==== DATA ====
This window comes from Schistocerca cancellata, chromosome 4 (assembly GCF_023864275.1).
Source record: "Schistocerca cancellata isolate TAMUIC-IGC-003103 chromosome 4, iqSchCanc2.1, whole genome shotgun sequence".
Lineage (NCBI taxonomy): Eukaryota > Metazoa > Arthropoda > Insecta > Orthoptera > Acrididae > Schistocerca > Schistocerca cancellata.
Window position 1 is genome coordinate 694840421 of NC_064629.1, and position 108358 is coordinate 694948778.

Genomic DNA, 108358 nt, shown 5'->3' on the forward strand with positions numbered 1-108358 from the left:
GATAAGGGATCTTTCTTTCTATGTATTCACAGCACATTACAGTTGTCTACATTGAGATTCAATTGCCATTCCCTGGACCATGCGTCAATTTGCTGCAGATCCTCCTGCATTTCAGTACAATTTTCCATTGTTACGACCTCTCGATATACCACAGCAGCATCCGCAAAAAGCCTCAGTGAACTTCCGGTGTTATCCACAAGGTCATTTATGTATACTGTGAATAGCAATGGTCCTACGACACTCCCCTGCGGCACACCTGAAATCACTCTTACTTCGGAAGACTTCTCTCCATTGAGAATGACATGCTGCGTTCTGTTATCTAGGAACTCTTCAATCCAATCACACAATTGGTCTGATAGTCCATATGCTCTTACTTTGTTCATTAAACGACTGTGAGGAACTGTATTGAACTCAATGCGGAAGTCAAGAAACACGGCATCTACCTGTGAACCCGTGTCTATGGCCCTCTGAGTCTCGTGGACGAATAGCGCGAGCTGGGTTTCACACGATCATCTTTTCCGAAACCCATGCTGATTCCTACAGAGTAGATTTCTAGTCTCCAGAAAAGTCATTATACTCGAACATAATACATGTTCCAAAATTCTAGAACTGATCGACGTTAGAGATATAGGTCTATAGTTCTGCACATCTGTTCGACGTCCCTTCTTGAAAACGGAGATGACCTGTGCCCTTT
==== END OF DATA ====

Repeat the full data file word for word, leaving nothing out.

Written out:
This window comes from Schistocerca cancellata, chromosome 4 (assembly GCF_023864275.1).
Source record: "Schistocerca cancellata isolate TAMUIC-IGC-003103 chromosome 4, iqSchCanc2.1, whole genome shotgun sequence".
Lineage (NCBI taxonomy): Eukaryota > Metazoa > Arthropoda > Insecta > Orthoptera > Acrididae > Schistocerca > Schistocerca cancellata.
Window position 1 is genome coordinate 694840421 of NC_064629.1, and position 108358 is coordinate 694948778.

Genomic DNA, 108358 nt, shown 5'->3' on the forward strand with positions numbered 1-108358 from the left:
GATAAGGGATCTTTCTTTCTATGTATTCACAGCACATTACAGTTGTCTACATTGAGATTCAATTGCCATTCCCTGGACCATGCGTCAATTTGCTGCAGATCCTCCTGCATTTCAGTACAATTTTCCATTGTTACGACCTCTCGATATACCACAGCAGCATCCGCAAAAAGCCTCAGTGAACTTCCGGTGTTATCCACAAGGTCATTTATGTATACTGTGAATAGCAATGGTCCTACGACACTCCCCTGCGGCACACCTGAAATCACTCTTACTTCGGAAGACTTCTCTCCATTGAGAATGACATGCTGCGTTCTGTTATCTAGGAACTCTTCAATCCAATCACACAATTGGTCTGATAGTCCATATGCTCTTACTTTGTTCATTAAACGACTGTGAGGAACTGTATTGAACTCAATGCGGAAGTCAAGAAACACGGCATCTACCTGTGAACCCGTGTCTATGGCCCTCTGAGTCTCGTGGACGAATAGCGCGAGCTGGGTTTCACACGATCATCTTTTCCGAAACCCATGCTGATTCCTACAGAGTAGATTTCTAGTCTCCAGAAAAGTCATTATACTCGAACATAATACATGTTCCAAAATTCTAGAACTGATCGACGTTAGAGATATAGGTCTATAGTTCTGCACATCTGTTCGACGTCCCTTCTTGAAAACGGAGATGACCTGTGCCCTTT